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Eur J Immunol. Author manuscript; available in PMC Jul 1, 2011.
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PMCID: PMC3057185

Separate Checkpoints Regulate Splenic Plasma Cell Accumulation and IgG Autoantibody Production in Lyn-deficient Mice


Accumulation of plasma cells and autoantibodies against nuclear antigens characterize both human and murine lupus. Understanding how these processes are controlled may reveal novel therapeutic targets for this disease. Mice deficient in Lyn, a negative regulator of B and myeloid cell activity, develop lupus-like autoimmune disease. Here, we show that lyn−/− mice exhibit increased splenic plasmablasts and plasma cells and produce IgM against a wide range of self-antigens. Both events require Btk, a target of Lyn-dependent inhibitory pathways. A Btk-dependent increase in the expression of the plasma cell survival factor IL-6 by lyn−/− splenic myeloid cells was also observed. Surprisingly, IL-6 was not required for plasma cell accumulation or polyclonal IgM autoreactivity in lyn−/− mice. IL-6 was, however, necessary for the production of IgG autoantibodies, which we show are focused in lyn−/− mice towards a limited set of nucleic acid-containing and glomerular autoantigens. A similar uncoupling of plasma cell accumulation from IgG autoantibodies was seen in lyn+/− mice. Plasma cell accumulation and polyclonal IgM autoreactivity are therefore controlled separately from, and are insufficient for, the production of IgG against lupus-associated autoantigens. Regulators of either of these two checkpoints may be attractive therapeutic targets for lupus.

Keywords: autoimmunity, Lyn, Btk, IL-6, plasma cell


The autoimmune disease systemic lupus erythematosus (SLE) is characterized by loss of tolerance to nuclear antigens resulting in autoantibody production, immune complex deposition, inflammation, and end organ damage. Aberrant accumulation of antibody secreting cells, which include among them autoreactive specificities, is a common feature of human SLE [1] and several genetically distinct models of murine lupus, including NZB x NZW and Lyn-deficient mice [29]. This has been attributed to an unusually favorable splenic plasma cell survival niche and impaired plasma cell homing to the bone marrow in the NZB x NZW model [5,6]. However, events that promote increased plasma cells in lyn−/− mice are poorly defined. An understanding of the range of cellular and molecular mechanisms that result in plasma cell accumulation and autoantibody production may lead to novel therapeutic approaches for SLE.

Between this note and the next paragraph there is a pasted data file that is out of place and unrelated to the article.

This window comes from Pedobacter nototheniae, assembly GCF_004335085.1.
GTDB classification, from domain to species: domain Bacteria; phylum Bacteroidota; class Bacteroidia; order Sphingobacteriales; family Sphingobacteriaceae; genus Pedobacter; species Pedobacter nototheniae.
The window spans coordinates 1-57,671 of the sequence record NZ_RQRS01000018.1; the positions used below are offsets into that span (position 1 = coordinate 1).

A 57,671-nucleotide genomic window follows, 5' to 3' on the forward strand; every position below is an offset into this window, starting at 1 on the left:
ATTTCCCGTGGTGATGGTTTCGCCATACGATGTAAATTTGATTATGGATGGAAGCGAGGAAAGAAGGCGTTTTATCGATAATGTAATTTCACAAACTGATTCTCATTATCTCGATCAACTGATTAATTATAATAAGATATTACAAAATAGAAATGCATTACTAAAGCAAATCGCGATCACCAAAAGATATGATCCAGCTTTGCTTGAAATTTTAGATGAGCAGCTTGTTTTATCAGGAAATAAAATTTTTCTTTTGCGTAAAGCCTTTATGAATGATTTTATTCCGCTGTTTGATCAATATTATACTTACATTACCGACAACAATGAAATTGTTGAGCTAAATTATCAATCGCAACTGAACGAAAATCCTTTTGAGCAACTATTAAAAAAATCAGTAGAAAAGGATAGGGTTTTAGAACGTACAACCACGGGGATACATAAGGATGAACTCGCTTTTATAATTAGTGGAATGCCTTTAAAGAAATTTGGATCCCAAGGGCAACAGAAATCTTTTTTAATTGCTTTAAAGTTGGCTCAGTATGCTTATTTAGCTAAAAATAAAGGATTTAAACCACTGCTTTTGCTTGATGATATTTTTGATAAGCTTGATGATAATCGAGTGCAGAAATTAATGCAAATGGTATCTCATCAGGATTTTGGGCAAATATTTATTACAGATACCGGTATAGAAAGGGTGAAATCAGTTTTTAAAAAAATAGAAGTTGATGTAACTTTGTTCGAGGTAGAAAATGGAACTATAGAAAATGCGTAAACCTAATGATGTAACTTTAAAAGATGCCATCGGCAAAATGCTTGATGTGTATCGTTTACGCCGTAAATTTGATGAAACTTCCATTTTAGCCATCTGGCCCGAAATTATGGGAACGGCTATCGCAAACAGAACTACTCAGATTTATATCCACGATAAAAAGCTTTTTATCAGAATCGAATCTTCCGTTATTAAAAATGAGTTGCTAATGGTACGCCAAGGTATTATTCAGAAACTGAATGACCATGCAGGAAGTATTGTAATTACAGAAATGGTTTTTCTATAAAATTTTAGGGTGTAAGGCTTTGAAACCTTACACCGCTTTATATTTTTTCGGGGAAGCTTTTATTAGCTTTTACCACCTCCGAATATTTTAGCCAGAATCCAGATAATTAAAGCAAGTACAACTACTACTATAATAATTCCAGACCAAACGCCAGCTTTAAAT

Mice lacking the Src family kinase Lyn develop an autoimmune disease with several features characteristic of SLE, including anti-dsDNA IgM and IgG, plasma cell accumulation, and glomerulonephritis [24]. Decreased Lyn expression has been observed in SLE patients[10] and polymorphisms in the lyn gene are associated with human lupus [11]. Thus, lyn−/− mice are a useful model for understanding SLE.

Lyn inhibits responses to BCR crosslinking by phosphorylating the ITIMs of several inhibitory receptors [12]. B cells from lyn−/− mice are thus hyperresponsive to BCR stimulation [4,12]. lyn−/− mice also demonstrate numerous defects in myeloid cells, such as increased myelopoiesis [13], increased integrin signaling [14] and increased production of cytokines by activated macrophages, mast cells, and, in some circumstances, dendritic cells[1517]. These cytokines include IL-6, a plasma cell survival factor [1820], the expression of which has been shown to be elevated in both murine and human lupus [2123]. It plays a role in the production of anti-DNA antibodies in murine lupus models both in vitro and in vivo [23,24].

A major target of Lyn-dependent inhibitory pathways in B cells is the BCR signaling component Btk. [2527]. Btk and Lyn also have opposing effects in macrophages [15,28], dendritic cells [29,30], and mast cells [16]. Mice deficient in both Lyn and Btk have a severe block in B-cell development. Residual B cells fail to respond to BCR crosslinking or produce autoantibodies [31,32]. A transgene (Btklo) that expresses a low level of Btk in B cells, but no Btk in myeloid cells, restores both B cell development and BCR signaling in lyn−/−Btk−/− mice. B cells from lyn−/− and lyn−/−Btklo mice are present in similar numbers and are equally hyperresponsive to BCR stimulation [31,33]. Despite this, lyn−/−Btklo mice do not develop autoantibodies [33]. Thus, Btk-dependent events subsequent to or separate from the initial hyperactivation of B cells by antigen are required for autoimmunity in lyn−/− mice.